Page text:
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Fitting contact lenses with sensors to monitor health conditions

More than 100 million U.S. adults are now living with diabetes or prediabetes. Monitoring glucose levels is a part of everyday life for these people, but the process could be simplified.

challenge

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Fitting contact lenses with sensors to monitor health conditions

More than 100 million U.S. adults are now living with diabetes or prediabetes. Monitoring glucose levels is a part of everyday life for these people, but the process could be simplified.
100M
people impacted
$1.6T
potential funding
the problem
Nature and Context

Traditionally, diabetics measure their glucose by pricking their finger with a tracker that uses a test strip to process your blood content. These trackers have a multitude of common problems including low battery issues, damaged or expired test strips, not enough blood flow from finger prick and more. Having a device that monitors glucose levels simply by wearing a contact lens in the eye could be the next evolution monitoring glucose levels, and hopefully other chronic diseases as well.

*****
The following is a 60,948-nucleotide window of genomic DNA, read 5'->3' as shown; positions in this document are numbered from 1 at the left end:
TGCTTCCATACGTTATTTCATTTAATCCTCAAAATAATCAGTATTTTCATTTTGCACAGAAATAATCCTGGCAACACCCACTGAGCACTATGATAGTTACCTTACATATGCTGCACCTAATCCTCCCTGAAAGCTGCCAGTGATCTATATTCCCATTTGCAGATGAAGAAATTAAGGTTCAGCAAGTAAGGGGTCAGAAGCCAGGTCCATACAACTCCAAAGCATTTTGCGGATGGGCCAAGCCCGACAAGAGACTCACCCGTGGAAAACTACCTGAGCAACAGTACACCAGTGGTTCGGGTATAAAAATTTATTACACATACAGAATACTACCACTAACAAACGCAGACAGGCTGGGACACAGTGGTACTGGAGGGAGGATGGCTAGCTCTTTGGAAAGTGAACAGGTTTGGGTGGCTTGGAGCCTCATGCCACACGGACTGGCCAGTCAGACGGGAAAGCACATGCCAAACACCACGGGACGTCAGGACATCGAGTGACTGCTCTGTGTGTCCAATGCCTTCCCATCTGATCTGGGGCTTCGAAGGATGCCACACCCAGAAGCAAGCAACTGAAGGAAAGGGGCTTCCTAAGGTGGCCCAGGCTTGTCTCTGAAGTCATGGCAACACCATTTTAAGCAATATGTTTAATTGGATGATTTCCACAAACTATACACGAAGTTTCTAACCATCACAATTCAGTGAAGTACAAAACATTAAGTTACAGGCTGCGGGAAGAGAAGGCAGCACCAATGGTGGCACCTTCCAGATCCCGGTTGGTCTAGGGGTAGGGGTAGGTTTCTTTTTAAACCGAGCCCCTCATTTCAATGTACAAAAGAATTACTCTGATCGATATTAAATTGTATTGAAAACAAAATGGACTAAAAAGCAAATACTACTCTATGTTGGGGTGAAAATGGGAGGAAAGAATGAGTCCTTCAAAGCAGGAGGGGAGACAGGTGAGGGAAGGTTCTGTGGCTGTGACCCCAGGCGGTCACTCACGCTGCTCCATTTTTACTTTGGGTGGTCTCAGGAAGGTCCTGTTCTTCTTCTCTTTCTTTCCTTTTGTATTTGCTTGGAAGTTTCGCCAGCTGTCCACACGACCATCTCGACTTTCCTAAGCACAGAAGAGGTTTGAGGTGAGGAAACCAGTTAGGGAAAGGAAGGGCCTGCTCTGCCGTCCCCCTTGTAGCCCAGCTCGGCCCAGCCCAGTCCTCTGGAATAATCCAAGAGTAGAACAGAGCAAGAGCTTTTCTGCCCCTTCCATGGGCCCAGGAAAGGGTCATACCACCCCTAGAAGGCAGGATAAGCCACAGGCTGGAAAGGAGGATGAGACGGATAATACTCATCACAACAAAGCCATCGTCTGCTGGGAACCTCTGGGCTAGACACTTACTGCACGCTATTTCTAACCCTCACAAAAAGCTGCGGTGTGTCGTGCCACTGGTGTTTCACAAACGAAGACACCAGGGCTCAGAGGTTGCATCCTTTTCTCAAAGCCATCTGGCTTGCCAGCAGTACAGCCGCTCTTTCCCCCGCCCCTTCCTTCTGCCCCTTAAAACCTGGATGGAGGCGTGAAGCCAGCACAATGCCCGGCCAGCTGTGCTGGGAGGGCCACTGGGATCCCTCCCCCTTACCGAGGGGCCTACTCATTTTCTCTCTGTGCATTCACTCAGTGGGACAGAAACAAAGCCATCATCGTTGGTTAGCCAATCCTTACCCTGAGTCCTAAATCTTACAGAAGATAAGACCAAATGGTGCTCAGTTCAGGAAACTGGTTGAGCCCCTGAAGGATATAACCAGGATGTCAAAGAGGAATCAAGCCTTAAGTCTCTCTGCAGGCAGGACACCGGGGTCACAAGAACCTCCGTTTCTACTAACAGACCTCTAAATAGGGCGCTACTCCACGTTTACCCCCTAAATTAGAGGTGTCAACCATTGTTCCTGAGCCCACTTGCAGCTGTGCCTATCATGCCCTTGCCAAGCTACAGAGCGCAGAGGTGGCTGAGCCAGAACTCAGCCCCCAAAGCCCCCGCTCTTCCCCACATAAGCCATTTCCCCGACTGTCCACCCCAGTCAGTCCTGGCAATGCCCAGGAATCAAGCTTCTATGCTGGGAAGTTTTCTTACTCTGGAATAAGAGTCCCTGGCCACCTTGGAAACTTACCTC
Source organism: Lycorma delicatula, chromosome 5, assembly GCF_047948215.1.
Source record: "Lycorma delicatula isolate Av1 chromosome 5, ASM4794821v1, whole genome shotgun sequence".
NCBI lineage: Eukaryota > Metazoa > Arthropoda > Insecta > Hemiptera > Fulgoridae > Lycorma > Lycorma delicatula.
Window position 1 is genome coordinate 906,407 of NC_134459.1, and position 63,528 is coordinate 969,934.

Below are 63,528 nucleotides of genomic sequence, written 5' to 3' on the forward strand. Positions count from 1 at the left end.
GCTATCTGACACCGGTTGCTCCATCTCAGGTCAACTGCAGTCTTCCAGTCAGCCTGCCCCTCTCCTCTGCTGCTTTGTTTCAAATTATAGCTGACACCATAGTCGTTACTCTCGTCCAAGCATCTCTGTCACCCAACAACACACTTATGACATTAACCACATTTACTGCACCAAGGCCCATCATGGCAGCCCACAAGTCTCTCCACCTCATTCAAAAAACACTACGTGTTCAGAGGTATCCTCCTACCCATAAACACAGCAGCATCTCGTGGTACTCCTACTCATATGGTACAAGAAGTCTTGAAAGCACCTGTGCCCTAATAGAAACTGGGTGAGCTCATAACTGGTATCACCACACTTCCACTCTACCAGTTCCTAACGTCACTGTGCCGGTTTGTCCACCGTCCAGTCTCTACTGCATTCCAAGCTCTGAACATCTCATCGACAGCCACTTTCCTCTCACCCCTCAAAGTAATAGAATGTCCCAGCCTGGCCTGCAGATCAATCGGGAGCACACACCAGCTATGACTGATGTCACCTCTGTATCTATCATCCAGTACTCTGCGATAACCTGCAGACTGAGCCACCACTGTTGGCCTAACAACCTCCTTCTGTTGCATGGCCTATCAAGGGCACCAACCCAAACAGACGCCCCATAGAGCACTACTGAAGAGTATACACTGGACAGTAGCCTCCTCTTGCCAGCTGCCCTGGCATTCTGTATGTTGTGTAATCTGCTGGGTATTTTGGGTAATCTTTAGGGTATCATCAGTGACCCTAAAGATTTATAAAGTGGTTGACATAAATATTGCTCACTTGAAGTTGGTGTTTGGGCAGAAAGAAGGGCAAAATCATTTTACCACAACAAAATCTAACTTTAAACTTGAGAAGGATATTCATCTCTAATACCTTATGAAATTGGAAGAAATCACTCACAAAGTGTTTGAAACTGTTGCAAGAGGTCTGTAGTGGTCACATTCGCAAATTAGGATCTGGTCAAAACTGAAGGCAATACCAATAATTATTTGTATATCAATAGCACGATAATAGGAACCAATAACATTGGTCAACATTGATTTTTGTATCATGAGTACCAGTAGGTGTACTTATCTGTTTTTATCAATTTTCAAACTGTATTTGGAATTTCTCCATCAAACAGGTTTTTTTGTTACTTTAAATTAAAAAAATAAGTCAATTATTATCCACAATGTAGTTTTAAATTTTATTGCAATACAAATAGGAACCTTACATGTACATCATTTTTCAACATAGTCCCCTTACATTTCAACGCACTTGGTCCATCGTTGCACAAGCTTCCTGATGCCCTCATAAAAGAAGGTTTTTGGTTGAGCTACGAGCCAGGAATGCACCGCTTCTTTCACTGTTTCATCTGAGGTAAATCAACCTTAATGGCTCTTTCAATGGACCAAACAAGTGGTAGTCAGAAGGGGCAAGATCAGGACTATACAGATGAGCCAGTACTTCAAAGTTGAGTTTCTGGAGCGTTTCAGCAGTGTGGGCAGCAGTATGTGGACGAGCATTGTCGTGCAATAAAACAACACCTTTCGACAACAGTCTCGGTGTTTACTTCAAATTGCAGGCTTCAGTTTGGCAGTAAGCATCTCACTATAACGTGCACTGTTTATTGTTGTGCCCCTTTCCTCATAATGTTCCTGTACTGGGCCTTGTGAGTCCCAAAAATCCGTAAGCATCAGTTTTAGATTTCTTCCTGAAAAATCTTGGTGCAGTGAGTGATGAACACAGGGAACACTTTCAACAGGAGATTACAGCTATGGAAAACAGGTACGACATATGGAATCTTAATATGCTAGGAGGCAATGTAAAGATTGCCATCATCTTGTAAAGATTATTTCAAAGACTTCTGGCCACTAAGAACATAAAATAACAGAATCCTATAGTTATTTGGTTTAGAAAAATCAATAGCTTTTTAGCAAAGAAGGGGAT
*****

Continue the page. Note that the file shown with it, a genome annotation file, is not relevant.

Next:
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the impact
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who benefits from solving this problem
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financial insights
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ideas
Ideas Description

These contact lenses, able to take glucose readings once a second from your tears, present the exciting prospect of replacing finger-prick tests or current continuous monitoring systems, which require the user to have a device attached to their blood stream. Incorporating a miniaturized glucose sensor and a wireless antenna thinner than a human hair, each lens draws in and analyses tiny amounts of tear fluid through a tiny pinhole in its surface.

Ideas Value Proposition

In addition to the glucose monitoring lens, Alcon and Google are now collaborating on developing lenses which would address weaknesses in vision, both measuring and correcting for the user's optical prescription. No doubt this is just the beginning: as the technology develops for these initial uses, it seems highly likely that further possibilities will arise.

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